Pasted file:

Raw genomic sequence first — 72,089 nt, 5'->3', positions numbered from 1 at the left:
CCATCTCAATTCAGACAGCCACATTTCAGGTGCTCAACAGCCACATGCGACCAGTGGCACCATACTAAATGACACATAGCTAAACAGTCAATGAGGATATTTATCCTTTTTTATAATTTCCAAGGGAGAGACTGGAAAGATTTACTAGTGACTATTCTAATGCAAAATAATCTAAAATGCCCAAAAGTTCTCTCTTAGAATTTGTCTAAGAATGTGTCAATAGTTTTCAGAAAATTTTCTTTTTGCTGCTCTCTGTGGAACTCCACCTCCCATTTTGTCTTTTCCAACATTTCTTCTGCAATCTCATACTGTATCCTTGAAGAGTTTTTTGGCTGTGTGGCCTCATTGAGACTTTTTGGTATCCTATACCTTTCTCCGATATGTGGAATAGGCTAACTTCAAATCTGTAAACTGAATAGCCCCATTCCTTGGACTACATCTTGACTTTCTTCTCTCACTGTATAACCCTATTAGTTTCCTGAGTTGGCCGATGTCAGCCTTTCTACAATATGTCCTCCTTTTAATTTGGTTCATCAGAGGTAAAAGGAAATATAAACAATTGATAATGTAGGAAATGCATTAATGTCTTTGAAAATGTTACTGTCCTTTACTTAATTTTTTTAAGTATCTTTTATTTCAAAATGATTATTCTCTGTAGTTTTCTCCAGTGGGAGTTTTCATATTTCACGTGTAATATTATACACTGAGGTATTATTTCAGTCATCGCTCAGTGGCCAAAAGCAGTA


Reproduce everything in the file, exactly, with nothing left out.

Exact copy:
Raw genomic sequence first — 72,089 nt, 5'->3', positions numbered from 1 at the left:
CCATCTCAATTCAGACAGCCACATTTCAGGTGCTCAACAGCCACATGCGACCAGTGGCACCATACTAAATGACACATAGCTAAACAGTCAATGAGGATATTTATCCTTTTTTATAATTTCCAAGGGAGAGACTGGAAAGATTTACTAGTGACTATTCTAATGCAAAATAATCTAAAATGCCCAAAAGTTCTCTCTTAGAATTTGTCTAAGAATGTGTCAATAGTTTTCAGAAAATTTTCTTTTTGCTGCTCTCTGTGGAACTCCACCTCCCATTTTGTCTTTTCCAACATTTCTTCTGCAATCTCATACTGTATCCTTGAAGAGTTTTTTGGCTGTGTGGCCTCATTGAGACTTTTTGGTATCCTATACCTTTCTCCGATATGTGGAATAGGCTAACTTCAAATCTGTAAACTGAATAGCCCCATTCCTTGGACTACATCTTGACTTTCTTCTCTCACTGTATAACCCTATTAGTTTCCTGAGTTGGCCGATGTCAGCCTTTCTACAATATGTCCTCCTTTTAATTTGGTTCATCAGAGGTAAAAGGAAATATAAACAATTGATAATGTAGGAAATGCATTAATGTCTTTGAAAATGTTACTGTCCTTTACTTAATTTTTTTAAGTATCTTTTATTTCAAAATGATTATTCTCTGTAGTTTTCTCCAGTGGGAGTTTTCATATTTCACGTGTAATATTATACACTGAGGTATTATTTCAGTCATCGCTCAGTGGCCAAAAGCAGTA